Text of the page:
2014 #303

Next sensation Glossary felt
was pain. Pain in movement. Pain all over.
But a softness was doing all it could
to assuage the pain it could by
supporting Glossary’s spine and Glossary
deduced the softness was a mattress,
nothing fancy, just a really cozy

mattress filled with down anyone
could find in peasantry or for a few
extra cobs of corn or maybe a bucket
of navy beans or black beans a peasant
would do more than pluck the down
but would handle the stuffing of the mattress,
and there came a couple of crackles

from a corner and the smell of smoke
but not the smell of smoke worthy of alarm
but the smell of smoke of comfort promotion
and while Glossary was forced to sharply
wince with pain, whether trying to wiggle
a V or a Z or lift a C
or an M and the effort of turning

just one thin page brought a groan,
the bringing of Glossary’s groan
tripped a vocal
reaction from
another room though
not a distant room,
and the voice Glossary’s groan
tripped carried
an ascertainable
feminine quality
or it didn’t just sound feminine

but was feminine, and a noun,
a feminine noun, a feminine noun
blessed with chords for song that would bring
joy to convent or bordello.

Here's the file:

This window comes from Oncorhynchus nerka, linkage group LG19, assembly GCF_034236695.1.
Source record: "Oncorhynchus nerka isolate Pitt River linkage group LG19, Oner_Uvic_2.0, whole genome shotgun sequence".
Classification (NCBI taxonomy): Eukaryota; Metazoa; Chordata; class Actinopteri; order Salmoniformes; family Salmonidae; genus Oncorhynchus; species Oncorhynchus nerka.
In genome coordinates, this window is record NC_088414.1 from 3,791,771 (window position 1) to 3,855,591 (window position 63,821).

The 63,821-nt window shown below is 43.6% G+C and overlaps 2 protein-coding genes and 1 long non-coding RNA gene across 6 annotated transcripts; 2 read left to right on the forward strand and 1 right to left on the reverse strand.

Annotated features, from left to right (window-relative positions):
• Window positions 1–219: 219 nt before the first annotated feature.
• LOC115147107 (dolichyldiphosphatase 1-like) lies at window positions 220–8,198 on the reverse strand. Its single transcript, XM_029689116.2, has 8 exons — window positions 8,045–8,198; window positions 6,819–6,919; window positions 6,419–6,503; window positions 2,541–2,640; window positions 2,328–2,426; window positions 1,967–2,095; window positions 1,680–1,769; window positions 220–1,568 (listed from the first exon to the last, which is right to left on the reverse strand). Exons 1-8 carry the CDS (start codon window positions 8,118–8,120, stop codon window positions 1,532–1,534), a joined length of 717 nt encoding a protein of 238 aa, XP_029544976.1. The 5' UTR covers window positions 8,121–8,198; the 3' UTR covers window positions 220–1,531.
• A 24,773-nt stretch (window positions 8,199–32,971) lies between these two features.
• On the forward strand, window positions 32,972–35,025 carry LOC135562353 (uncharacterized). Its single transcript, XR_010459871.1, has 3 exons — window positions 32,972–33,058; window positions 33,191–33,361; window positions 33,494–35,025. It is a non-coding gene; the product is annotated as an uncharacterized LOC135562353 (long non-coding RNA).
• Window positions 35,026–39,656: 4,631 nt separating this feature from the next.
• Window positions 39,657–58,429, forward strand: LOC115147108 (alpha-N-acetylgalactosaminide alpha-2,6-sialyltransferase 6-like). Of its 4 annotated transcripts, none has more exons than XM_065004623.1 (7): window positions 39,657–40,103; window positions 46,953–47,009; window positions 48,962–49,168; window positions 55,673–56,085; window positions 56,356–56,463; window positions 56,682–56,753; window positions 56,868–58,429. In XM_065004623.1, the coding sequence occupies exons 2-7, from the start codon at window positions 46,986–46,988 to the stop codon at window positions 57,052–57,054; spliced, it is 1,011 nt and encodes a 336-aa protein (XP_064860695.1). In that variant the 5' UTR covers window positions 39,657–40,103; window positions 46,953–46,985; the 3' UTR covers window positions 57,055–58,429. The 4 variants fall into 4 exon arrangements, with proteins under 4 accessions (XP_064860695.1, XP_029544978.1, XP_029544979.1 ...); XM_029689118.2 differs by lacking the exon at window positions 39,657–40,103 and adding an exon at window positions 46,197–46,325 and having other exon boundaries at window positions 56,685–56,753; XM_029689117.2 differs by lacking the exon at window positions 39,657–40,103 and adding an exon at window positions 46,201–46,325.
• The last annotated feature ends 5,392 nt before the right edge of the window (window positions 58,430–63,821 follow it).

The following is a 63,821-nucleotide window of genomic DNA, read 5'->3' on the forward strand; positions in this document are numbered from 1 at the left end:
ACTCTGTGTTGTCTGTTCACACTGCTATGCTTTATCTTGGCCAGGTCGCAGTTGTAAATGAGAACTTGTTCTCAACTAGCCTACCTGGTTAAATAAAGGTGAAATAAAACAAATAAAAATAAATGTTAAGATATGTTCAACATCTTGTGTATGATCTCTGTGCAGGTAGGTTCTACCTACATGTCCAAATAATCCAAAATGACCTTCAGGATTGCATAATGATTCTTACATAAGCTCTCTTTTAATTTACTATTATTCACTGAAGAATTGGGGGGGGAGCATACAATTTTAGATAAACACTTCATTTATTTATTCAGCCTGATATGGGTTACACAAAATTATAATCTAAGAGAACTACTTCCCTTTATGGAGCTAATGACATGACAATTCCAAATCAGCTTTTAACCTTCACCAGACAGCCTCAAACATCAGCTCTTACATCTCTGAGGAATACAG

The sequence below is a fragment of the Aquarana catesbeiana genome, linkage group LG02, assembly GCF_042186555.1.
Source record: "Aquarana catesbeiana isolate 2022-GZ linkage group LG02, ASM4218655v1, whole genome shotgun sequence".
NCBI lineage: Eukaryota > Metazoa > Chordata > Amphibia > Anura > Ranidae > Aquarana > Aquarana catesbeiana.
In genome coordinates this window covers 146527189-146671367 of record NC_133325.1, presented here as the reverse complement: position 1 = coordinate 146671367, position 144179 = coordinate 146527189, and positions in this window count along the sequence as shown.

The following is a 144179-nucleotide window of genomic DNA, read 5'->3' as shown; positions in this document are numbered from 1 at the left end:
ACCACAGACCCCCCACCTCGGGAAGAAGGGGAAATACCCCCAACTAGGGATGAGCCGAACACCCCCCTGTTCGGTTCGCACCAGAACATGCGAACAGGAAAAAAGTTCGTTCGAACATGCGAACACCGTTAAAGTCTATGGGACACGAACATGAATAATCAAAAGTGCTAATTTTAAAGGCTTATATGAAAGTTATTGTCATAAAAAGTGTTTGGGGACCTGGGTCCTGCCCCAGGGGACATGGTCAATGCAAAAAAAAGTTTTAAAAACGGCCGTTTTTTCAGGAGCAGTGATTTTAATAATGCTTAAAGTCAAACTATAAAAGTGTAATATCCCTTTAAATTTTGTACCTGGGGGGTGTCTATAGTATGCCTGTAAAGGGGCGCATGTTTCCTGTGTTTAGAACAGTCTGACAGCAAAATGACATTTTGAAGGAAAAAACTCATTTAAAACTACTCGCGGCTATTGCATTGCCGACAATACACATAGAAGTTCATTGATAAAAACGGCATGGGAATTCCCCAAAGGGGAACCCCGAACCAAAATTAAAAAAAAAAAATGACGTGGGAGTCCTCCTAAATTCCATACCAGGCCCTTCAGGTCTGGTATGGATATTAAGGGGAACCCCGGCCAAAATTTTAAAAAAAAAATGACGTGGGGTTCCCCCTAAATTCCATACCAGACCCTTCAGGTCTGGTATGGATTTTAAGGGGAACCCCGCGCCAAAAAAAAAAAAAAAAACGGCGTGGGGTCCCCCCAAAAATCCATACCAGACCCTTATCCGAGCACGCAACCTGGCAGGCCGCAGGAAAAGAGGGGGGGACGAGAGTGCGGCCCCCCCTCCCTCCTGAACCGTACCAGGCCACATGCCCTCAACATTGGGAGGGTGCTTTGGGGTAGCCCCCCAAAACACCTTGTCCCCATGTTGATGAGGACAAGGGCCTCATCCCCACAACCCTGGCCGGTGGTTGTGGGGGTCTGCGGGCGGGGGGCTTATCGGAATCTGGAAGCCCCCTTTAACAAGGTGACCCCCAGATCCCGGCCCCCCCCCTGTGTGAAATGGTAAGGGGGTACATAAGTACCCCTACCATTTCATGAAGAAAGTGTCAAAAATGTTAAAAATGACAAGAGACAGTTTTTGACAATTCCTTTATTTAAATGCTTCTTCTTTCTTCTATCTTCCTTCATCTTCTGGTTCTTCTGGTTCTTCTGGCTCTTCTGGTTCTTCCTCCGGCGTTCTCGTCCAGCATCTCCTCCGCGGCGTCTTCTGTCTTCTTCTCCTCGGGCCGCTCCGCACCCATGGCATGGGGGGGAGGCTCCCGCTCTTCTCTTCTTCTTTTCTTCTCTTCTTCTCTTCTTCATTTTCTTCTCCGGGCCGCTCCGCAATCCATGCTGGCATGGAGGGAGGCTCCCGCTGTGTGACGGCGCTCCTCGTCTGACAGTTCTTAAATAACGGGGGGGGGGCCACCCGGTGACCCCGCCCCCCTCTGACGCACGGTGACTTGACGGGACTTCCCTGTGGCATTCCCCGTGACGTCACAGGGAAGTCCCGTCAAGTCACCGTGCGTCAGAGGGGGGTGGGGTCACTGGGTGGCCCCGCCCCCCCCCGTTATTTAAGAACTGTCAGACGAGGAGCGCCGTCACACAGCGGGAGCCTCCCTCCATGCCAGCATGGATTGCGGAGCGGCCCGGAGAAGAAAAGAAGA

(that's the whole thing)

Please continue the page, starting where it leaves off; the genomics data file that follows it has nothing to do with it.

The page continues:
Then Glossary felt a different
presence and began to understand
the presence was a representative

from History, which the representative
from History went ahead and said
to Glossary soon as it was clear
Glossary was aware of the presence,
saying…. well the representative
from History didn’t quote it
that way, but said, “I am History.”


About Timmy the Scribbler

Love to write all kinds of stuff I love writing so many different kinds of stuff it is a constant struggle to narrow the focus to a manageable handful and let the others go. But a few years ago I dipped my fingers into a poetry pie and of all my uncertainties, one thing that is no uncertainty is that it is one passion that must remain, so maybe that's the one. I do dearly delight in chopping up fictional works into stanzas and syllables.
This entry was posted in poetry, story-poetry and tagged , . Bookmark the permalink.

Leave a Reply

Fill in your details below or click an icon to log in:

WordPress.com Logo

You are commenting using your WordPress.com account. Log Out /  Change )

Google+ photo

You are commenting using your Google+ account. Log Out /  Change )

Twitter picture

You are commenting using your Twitter account. Log Out /  Change )

Facebook photo

You are commenting using your Facebook account. Log Out /  Change )


Connecting to %s

This site uses Akismet to reduce spam. Learn how your comment data is processed.